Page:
Serum NfL remains stable over 2 years in Friedreich’s ataxia
To assess progression dynamics of NfL in Friedreich’s ataxia, we used a longitudinal approach in a group of 14 patients by measuring serum NfL at baseline (BL) and 2 years later (2FU). On individual level, we observed an increase of serum NfL in 9 of 14 patients (64.3%) while concentrations decreased in 4 patients (28.6%) and stayed the same in one patient (Fig. 4a). Overall, there was no significant change during the 2-year period (BL 27.5 pg/ml, range 5.3–53.1; 2FU 34.1 pg/ml, range 11–80.8; n = 14, p = 0.06) (Fig. 4a). While there was a significant increase in the SARA score over time (BL 21.7 points, range 6–32.5; 2FU 23.5 points, range 13.5–32.5, n = 14; p = 0.007) (Supplementary Figure S4), the individual dynamics of NfL (increase/decrease) did not match the dynamics of the SARA score (Fig. 4b), congruent to the lack of correlation between NfL levels and disease severity measured by SARA (see Fig. 3c).
This systematic analysis of neurofilament levels in Friedreich’s ataxia demonstrates that NfL and pNfH are significantly elevated in patients with Friedreich’s ataxia. Moreover, we explored possible age effects and could show that NfL levels are an excellent classifier for younger, but not for older patients. The difference we found in the amount of detected NfL between Friedreichs’s ataxia patients and controls compares well with other slowly progressing neurodegenerative diseases such as hereditary spastic paraplegia, Alzheimer’s disease, and spinocerebellar ataxia [17,18,19]. Levels are lower than in rapidly progressing neurodegenerative diseases such as ALS, FTD, CJD or ALSP [4,5,6,7, 9], most likely reflecting the slower decay of axons, with less neurofilament liberated into CSF and peripheral blood per unit of time.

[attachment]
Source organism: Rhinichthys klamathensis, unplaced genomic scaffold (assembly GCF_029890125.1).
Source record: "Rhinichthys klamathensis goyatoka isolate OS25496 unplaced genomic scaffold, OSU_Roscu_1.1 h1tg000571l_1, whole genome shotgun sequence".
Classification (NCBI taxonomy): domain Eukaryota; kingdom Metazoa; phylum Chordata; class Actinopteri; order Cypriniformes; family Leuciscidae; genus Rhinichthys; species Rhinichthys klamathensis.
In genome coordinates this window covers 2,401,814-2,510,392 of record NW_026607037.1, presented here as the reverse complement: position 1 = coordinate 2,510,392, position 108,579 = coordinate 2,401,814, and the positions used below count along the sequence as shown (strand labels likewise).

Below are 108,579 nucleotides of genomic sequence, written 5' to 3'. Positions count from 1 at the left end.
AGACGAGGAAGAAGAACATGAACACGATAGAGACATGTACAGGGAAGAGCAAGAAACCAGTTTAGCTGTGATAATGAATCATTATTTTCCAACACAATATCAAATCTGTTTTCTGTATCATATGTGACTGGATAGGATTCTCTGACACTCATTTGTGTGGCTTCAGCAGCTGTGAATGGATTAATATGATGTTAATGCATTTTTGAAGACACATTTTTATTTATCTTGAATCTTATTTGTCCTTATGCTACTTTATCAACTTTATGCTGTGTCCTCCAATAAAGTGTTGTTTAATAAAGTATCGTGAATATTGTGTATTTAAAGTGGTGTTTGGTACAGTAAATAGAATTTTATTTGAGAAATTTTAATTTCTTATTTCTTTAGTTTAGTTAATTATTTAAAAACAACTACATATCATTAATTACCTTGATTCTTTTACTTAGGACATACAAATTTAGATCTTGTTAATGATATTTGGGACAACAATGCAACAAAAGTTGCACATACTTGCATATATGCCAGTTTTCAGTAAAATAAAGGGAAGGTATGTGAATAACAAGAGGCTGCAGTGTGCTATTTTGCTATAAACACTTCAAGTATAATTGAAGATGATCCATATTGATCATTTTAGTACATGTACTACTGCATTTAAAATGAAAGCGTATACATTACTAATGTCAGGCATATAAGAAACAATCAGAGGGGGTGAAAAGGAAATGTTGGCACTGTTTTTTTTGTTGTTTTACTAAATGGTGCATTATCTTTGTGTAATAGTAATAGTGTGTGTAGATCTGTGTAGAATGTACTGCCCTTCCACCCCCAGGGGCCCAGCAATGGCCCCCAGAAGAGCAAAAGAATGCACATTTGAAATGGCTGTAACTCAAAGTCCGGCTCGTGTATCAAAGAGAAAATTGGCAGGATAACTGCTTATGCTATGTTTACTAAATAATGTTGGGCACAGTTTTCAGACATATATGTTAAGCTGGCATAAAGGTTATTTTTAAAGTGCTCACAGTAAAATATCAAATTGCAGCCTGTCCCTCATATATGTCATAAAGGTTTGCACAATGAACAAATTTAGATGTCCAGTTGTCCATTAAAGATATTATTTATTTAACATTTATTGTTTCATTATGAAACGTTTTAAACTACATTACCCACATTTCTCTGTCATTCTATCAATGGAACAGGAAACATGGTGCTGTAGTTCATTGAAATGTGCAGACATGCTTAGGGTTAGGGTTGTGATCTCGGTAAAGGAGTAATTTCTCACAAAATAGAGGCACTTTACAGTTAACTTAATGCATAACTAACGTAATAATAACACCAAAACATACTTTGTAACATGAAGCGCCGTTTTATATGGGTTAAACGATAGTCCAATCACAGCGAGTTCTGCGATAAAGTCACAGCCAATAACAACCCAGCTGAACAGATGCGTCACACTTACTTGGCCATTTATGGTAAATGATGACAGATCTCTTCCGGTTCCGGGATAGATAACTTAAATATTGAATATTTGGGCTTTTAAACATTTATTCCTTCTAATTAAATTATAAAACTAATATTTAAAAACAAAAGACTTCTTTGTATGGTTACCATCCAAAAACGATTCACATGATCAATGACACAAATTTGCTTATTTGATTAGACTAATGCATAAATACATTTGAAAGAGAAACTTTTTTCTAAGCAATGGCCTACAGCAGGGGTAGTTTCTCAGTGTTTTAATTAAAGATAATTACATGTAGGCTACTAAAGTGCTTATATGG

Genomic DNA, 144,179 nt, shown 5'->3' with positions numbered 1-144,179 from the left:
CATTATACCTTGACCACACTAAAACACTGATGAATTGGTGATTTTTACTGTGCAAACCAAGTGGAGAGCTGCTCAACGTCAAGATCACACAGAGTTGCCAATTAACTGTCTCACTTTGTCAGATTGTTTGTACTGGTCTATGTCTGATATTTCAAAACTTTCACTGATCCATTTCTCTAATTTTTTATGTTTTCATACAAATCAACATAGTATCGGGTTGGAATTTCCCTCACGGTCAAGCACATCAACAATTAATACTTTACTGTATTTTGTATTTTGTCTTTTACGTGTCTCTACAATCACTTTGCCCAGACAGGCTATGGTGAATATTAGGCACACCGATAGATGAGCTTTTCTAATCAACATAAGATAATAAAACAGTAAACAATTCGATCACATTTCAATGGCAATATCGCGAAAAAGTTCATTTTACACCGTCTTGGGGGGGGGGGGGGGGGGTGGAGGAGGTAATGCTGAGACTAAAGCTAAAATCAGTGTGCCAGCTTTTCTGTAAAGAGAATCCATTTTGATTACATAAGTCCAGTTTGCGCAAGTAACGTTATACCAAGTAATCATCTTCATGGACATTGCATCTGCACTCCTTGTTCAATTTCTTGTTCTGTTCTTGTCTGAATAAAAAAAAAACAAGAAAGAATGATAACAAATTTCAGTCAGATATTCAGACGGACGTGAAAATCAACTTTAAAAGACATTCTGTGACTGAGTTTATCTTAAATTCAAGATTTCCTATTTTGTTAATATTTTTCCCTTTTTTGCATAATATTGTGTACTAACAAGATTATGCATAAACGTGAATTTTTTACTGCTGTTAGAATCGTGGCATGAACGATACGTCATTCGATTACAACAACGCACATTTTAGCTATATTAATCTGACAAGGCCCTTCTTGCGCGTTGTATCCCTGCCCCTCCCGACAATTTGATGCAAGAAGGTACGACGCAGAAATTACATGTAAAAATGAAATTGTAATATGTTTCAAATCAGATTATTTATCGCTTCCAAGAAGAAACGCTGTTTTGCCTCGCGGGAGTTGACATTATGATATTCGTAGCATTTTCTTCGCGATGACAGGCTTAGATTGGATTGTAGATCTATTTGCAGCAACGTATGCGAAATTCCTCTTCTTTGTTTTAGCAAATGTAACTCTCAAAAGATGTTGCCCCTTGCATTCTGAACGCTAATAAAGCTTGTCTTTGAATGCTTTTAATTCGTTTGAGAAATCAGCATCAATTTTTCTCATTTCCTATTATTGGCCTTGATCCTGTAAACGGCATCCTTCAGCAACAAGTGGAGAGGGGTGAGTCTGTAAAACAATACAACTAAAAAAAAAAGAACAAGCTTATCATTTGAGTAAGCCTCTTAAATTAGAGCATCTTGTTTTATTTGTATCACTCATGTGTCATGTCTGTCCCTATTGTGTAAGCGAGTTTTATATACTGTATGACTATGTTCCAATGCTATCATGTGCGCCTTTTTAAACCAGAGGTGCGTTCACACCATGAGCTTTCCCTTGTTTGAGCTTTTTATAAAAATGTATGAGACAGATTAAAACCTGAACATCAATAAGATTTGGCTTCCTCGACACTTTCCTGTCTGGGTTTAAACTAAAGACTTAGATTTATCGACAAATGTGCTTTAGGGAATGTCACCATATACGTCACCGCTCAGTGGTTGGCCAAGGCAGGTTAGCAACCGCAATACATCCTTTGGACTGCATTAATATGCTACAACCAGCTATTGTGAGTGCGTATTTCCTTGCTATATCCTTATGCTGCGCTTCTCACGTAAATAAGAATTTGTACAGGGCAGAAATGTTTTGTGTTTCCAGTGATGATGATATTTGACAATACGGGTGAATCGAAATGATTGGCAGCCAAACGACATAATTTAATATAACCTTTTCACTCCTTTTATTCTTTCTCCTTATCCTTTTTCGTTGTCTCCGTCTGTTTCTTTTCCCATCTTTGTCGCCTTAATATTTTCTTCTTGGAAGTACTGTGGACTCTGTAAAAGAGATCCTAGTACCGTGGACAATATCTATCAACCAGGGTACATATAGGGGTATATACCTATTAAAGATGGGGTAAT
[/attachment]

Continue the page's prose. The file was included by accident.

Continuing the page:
On first glance, it may be surprising that neurofilament levels did not correlate with disease severity, age at onset or disease duration in Friedreich’s ataxia. However, the lack of correlation with disease duration is likely to reflect a rather linear and not exponential course of (axonal) degeneration in Friedreich’s ataxia.
Interestingly, NfL levels in Friedreich’s ataxia lack an age effect as it is observed in healthy controls (Supplementary Figures S1a, b) and well known from the literature . This may indicate that axonal degeneration does not increase with age in Friedreich’s ataxia, but takes place already earlier in life and runs with a continuous rate. The lack of age dependence of NfL levels in Friedreich’s ataxia may even reflect a decrease of the disease specific neurodegeneration with age if the normal age-dependent increase of NfL is taken into account. Alternatively, it reflects a selection bias from mortality that prevented patients with more aggressive courses of Friedreich’s ataxia to reach older age. In respect to therapeutic interventions, it therefore needs to be discussed if NfL is able to indicate the degenerative process of Friedreich’s ataxia in elder patients. Data from a more rapid neurodegenerative disorder, ALS, indicated that NfL levels decrease in later stages, probably because the majority of axons has been lost earlier .
A longitudinal assessment of NfL levels in Friedreich’s ataxia is still missing. Our study provides 2-year follow-up data in a small subsample, but did not show a significant change over a timespan that is relevant for interventional trials. In accordance, we found NfL levels to be similar in all disease stages concerning disease severity as well as disease duration.